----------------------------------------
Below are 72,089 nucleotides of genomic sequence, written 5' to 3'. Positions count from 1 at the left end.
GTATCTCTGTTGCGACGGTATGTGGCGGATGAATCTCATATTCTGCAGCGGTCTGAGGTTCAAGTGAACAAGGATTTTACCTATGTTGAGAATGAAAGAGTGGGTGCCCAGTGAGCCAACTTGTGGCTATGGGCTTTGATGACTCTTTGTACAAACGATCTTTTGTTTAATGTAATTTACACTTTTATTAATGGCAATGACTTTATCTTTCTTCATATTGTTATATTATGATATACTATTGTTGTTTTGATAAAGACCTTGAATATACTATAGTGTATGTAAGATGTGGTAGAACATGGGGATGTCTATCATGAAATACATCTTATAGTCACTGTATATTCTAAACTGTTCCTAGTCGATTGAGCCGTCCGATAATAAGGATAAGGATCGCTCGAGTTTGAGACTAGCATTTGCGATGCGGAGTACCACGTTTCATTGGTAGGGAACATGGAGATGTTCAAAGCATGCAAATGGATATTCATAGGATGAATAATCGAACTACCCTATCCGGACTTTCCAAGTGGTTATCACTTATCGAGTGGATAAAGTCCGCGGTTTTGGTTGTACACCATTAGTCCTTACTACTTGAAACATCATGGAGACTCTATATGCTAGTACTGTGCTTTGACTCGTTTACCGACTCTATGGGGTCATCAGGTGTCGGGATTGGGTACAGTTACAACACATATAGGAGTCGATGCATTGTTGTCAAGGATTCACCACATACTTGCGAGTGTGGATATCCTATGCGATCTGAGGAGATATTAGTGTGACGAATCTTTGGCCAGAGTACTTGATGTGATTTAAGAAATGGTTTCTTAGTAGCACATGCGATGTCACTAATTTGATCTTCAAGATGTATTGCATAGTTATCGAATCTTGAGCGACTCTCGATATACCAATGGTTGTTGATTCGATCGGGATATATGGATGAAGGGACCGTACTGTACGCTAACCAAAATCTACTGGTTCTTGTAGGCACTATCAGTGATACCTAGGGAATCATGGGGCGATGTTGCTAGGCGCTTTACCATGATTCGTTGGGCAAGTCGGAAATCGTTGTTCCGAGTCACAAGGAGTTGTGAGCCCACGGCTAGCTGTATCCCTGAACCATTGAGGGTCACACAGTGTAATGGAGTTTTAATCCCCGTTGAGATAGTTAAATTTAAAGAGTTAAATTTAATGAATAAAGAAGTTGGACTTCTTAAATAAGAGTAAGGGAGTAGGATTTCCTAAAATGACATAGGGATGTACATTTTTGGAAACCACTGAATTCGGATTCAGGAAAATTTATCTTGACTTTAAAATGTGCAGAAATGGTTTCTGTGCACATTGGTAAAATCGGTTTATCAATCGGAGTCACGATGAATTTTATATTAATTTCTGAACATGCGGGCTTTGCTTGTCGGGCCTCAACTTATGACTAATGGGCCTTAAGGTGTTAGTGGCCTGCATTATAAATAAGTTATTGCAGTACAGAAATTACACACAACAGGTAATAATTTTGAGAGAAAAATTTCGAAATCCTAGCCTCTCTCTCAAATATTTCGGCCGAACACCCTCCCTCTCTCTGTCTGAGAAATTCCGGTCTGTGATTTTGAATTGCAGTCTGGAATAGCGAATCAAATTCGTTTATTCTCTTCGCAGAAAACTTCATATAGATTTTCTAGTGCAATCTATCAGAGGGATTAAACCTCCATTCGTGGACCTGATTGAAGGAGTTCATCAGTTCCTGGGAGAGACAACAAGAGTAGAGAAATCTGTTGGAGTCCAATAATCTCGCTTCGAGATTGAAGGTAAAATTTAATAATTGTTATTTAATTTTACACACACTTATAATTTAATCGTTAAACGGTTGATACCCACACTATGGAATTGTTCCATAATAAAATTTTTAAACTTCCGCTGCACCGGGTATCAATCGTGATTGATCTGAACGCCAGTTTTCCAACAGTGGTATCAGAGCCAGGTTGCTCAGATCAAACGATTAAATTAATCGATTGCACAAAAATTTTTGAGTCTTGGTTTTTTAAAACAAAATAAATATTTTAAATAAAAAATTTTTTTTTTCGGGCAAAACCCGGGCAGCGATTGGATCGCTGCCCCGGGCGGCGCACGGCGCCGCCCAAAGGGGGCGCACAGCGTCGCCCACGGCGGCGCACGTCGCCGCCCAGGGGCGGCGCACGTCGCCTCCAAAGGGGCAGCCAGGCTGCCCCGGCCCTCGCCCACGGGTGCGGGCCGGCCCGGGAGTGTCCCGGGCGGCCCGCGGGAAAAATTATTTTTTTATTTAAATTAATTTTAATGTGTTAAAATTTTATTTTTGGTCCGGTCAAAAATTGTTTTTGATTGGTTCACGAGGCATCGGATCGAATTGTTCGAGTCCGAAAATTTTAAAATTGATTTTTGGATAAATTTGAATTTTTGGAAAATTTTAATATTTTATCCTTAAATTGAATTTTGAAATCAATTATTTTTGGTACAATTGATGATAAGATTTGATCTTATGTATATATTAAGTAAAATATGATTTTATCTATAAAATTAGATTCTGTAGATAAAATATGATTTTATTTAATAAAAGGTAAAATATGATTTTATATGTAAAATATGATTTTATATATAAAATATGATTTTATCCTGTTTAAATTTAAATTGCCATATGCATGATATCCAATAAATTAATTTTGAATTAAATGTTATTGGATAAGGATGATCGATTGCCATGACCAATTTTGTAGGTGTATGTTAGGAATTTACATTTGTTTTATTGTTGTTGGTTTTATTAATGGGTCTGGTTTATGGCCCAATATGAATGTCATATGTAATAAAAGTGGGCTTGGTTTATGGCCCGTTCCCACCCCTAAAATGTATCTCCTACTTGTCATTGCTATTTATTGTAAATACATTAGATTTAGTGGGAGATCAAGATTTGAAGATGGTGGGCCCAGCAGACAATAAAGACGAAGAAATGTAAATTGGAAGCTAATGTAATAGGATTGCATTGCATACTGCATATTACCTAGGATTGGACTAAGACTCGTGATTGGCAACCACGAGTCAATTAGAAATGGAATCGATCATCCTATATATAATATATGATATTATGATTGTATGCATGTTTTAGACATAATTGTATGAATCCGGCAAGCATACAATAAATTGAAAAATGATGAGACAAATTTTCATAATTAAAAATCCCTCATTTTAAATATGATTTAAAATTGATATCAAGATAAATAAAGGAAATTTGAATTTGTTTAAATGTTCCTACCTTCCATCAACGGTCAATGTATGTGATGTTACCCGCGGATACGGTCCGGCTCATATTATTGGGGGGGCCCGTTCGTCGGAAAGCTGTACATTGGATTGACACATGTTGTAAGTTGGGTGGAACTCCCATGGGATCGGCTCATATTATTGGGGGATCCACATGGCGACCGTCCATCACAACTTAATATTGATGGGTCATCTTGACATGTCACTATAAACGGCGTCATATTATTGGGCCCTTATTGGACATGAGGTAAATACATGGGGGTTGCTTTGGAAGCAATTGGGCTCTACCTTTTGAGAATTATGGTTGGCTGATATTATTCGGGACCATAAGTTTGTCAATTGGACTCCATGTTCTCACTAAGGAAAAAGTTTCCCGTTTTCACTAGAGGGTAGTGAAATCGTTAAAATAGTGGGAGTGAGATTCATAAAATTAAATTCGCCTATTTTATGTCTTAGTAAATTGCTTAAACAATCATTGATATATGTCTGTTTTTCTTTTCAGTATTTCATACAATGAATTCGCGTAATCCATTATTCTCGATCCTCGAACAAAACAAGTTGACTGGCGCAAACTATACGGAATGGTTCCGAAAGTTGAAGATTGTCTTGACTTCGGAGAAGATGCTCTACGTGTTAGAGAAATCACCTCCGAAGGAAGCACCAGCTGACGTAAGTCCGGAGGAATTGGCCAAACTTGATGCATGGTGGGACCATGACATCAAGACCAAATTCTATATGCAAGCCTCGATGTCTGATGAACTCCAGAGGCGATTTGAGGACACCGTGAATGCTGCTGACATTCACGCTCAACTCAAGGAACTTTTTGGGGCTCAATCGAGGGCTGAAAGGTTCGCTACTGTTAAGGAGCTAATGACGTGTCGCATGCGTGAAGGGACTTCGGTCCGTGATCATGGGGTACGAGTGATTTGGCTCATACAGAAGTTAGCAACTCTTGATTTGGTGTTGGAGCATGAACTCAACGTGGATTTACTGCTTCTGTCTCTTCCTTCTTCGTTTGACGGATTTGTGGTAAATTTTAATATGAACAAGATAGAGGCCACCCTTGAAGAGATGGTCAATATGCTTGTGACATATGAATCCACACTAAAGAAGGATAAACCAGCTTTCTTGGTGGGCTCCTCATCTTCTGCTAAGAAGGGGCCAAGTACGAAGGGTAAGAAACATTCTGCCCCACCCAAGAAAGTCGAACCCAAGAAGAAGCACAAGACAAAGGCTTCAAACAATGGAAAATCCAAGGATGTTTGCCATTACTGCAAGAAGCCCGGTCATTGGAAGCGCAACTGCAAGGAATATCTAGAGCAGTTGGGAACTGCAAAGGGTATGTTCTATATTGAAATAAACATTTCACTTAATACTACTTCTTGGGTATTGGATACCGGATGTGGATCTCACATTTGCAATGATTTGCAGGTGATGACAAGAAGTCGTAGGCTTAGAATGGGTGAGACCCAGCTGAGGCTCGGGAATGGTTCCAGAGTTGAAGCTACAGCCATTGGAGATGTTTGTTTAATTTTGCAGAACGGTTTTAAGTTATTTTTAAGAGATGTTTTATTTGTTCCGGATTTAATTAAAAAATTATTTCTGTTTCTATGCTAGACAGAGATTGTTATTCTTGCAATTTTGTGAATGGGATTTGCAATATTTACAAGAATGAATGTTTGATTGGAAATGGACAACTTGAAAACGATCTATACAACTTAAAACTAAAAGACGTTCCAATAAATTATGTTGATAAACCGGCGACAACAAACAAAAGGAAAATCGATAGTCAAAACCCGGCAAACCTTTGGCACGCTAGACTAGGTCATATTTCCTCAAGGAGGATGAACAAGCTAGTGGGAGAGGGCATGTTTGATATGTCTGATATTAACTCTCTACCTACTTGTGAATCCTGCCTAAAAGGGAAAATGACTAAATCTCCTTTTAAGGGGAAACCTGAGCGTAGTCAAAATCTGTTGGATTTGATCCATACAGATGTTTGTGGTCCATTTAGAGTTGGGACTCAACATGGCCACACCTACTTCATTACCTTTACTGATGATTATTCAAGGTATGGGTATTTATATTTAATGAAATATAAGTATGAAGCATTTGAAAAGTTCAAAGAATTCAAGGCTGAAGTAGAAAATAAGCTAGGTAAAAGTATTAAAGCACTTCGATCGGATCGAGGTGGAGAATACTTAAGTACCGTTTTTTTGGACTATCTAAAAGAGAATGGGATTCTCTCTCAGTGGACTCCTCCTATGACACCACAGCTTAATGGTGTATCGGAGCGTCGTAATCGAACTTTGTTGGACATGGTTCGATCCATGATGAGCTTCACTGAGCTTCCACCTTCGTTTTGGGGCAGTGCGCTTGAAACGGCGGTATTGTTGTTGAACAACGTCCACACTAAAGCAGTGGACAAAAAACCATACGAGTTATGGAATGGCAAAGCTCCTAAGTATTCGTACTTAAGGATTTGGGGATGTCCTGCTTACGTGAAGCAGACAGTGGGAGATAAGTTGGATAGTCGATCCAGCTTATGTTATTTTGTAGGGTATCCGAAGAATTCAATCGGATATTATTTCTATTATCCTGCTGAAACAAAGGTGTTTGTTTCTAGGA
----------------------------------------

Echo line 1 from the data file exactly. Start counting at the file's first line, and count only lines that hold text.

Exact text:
Below are 72,089 nucleotides of genomic sequence, written 5' to 3'. Positions count from 1 at the left end.